PROJECT 21: Which Employer? Which Job Option?


Most job seekers, like you, eventually receive multiple job offers. You have options and, thus, decisions to make based upon a well thought-out analysis. Which opportunity is right for you?

What factors should you evaluate? How important is each factor to you? What interests you about each opportunity? Even a short-term job decision, like an internship, can influence your future career success. Success must be defined by you, not others.

Whether you are choosing between an internship or a full-time job several years hence, the analysis is very important. You could be making a lifestyle decision. Money, location, training, type of work, security, future family concerns, advancement, friends, etc. can be influenced by your decision.

This project is designed to teach you how to conduct a logical analysis, not just evaluate the decision at hand. Therefore, even if you have already accepted employment, chosen a graduate school, or decided on a future option, there is great value in you doing this project, Which Employer?

To do this project you need to describe your situation first. What is the decision to be made? How many employers are you comparing? Even if you are sure of your choice, it is important for you to go back to a comparison point in order to maximize your learning experience.

You may have more than two choices, but for the purposes of this project, use only two. Phase I is an analysis of two different employment options. Phase II is a comparison between these two options. Phase III is your decision and Phase IV is a written statement of your reasoning.

If you are not comparing your options to another job offer, you must use some personal standards and goals against which to compare. You should evaluate each offer, as you receive it, against factors that are important to you. You can objectively evaluate your criteria such as advancement, training, earnings, location, people, type of work, and other factors discussed in Chapter 20.

If you are in the pre-employment phase and still trying to decide on a career option that best fits your needs, you can modify this project by substituting “the Employer” (Figure 19.1) with “the Job Description” (Figure 19.2). The analysis between career fields and specific employers is similar. You have your choice, depending on which analysis might best fit your current needs. 


Read Chapters 20 and 22 in the textbook Career Planning Strategies.

Your finished project should fulfill ALL of the requirements below.


A.     Factor Comparisons: What factors are most important to you? Read the factors listed in the Job Comparison Form, Figure 20.9, in the textbook. You are welcomed to add factors to the list or to remove those factors that are not important to you.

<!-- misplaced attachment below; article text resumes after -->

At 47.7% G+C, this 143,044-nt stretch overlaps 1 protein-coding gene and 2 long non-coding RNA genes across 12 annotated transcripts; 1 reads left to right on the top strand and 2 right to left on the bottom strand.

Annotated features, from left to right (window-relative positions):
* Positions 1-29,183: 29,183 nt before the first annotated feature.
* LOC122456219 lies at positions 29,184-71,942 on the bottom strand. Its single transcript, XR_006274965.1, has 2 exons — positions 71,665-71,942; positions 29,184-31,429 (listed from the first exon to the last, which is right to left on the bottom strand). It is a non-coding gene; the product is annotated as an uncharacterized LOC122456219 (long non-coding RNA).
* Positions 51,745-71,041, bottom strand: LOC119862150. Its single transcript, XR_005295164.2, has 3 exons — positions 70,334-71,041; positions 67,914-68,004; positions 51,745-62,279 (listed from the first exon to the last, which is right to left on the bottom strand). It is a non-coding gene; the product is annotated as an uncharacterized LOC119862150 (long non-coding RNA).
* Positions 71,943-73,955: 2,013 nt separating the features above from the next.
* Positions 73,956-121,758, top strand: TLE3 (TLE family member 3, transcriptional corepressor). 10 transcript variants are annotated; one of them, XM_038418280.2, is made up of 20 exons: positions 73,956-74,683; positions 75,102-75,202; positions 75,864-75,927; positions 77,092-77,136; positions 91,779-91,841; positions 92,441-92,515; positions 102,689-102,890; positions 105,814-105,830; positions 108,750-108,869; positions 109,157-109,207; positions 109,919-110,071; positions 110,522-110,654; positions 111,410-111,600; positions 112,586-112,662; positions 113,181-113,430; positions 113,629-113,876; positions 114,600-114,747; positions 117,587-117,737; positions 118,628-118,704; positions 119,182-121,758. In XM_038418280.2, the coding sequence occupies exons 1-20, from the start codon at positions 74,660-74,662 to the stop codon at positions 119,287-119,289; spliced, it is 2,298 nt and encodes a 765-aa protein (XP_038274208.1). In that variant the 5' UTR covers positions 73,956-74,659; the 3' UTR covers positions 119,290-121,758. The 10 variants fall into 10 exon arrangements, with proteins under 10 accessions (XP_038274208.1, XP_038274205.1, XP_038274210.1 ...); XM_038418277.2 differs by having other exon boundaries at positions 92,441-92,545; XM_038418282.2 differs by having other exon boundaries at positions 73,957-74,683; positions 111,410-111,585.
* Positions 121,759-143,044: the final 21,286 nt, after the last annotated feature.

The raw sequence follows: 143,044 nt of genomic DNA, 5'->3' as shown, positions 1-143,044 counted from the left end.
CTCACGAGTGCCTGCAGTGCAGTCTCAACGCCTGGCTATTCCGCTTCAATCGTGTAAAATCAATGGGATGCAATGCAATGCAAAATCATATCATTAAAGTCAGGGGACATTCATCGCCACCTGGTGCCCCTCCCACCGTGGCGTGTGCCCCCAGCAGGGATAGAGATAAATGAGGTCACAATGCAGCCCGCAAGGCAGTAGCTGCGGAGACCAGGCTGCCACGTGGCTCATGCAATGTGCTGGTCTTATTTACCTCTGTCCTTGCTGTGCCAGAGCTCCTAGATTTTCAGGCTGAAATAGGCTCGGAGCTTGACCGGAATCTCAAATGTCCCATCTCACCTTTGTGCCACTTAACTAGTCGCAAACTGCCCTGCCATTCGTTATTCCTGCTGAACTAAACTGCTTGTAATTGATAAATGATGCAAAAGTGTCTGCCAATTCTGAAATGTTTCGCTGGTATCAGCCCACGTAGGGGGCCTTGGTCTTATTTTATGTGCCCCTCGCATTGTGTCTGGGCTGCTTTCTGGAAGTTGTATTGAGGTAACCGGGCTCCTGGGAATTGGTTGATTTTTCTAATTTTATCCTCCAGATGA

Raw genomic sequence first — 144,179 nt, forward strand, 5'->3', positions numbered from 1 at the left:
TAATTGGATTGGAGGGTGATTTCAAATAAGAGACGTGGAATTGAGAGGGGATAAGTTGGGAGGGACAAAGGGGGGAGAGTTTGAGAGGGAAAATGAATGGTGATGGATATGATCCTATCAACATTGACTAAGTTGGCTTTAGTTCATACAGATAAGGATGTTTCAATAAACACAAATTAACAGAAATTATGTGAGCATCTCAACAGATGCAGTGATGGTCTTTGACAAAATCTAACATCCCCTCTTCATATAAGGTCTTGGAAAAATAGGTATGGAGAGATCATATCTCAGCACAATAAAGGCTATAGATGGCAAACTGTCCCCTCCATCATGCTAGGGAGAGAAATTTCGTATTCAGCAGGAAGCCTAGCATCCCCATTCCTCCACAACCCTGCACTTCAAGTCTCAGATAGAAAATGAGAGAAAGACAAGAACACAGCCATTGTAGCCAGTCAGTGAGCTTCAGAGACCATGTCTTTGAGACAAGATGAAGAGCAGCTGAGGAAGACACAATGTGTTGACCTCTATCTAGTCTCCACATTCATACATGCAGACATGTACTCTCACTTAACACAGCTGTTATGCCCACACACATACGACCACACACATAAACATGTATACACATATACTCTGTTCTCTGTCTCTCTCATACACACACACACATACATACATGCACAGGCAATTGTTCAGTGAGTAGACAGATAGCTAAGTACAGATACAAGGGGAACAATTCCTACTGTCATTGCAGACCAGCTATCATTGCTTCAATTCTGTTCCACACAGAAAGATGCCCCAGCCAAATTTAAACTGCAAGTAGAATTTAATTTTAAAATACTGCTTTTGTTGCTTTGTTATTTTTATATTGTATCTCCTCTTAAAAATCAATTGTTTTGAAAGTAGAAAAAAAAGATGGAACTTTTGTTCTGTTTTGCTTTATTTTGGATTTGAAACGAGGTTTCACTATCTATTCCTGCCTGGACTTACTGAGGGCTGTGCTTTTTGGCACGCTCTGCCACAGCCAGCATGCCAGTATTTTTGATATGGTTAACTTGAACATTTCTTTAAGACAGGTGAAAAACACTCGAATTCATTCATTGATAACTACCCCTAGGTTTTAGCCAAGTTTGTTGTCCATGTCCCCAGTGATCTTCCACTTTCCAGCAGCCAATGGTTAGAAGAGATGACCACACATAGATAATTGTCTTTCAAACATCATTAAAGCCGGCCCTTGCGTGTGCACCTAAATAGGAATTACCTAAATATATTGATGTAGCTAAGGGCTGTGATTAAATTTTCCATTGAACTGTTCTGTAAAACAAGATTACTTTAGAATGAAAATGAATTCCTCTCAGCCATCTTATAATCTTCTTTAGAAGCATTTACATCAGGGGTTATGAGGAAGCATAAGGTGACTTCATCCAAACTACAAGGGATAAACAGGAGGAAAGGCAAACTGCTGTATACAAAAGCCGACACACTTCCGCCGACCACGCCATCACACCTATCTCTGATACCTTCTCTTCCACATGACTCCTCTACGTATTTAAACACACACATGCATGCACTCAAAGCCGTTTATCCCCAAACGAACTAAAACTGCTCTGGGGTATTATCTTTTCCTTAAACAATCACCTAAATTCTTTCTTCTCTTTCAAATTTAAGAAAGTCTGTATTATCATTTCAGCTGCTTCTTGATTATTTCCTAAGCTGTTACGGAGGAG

Rank in order at least 10 factors that you consider to be most important in your choice of employers (or career fields/jobs). Beside each of the factors that you rank, explain in two to four sentences why this factor is important to you. Assign a 0-to-5 score to each factor with 5 being the highest. Do this on a separate page using the factors in Figure 20.9.

B.     Profiles: Identify two employers (real, potential, or hypothetical ideal) or career descriptions that you want to analyze. Using either Employer Profile (Figure 19.1) or Job Description (Figure 19.2) as a guide, write a one- to two-page analysis on the employers or the jobs. Indicate why you made these two choices.

C.    Comparing Employers: Using the Job Comparison Form (Figure 20.9) as your guide, create a similar one-page form (or cut and paste Job Comparison Form) that includes your factors and their relative rankings. Place your two competitors (or your ideal) in the appropriate columns. Complete the numerical part of your analysis and sum up the results at the bottom of the form. Write your decision on one page in an email to a friend or parent, explain your decision and attach your form.

D.    Final Assessment and Decision: Based on this rather objective analysis, compare the results. Which choice is higher? Which choice did you make? If your analysis differs from your logical results, discuss why. It is not uncommon for a person to thoroughly analyze a situation and then the importance of only two or three factors overrides the decision. Make your choice and support it in one page. Write your decision in an email addressed to a friend or parent explaining your decision. Attach your profile and comparison form showing your objective analysis.

Deliverables: Turn in to your Career Counselor:

Ø      Factor comparison: List of 10 factors with rankings and explanations

Ø      Profile: Two employers or two career descriptions with one- to two-page analysis on each

Ø      Comparison: Comparison of those two employers using textbook Figure 20.9.

Ø      Decision: One-page analysis to friend or parent.